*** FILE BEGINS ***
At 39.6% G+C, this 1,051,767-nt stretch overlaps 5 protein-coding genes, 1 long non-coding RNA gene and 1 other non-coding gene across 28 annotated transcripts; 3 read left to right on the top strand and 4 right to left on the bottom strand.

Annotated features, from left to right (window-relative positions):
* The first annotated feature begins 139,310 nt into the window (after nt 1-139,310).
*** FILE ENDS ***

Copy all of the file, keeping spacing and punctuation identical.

At 39.6% G+C, this 1,051,767-nt stretch overlaps 5 protein-coding genes, 1 long non-coding RNA gene and 1 other non-coding gene across 28 annotated transcripts; 3 read left to right on the top strand and 4 right to left on the bottom strand.

Annotated features, from left to right (window-relative positions):
* The first annotated feature begins 139,310 nt into the window (after nt 1-139,310).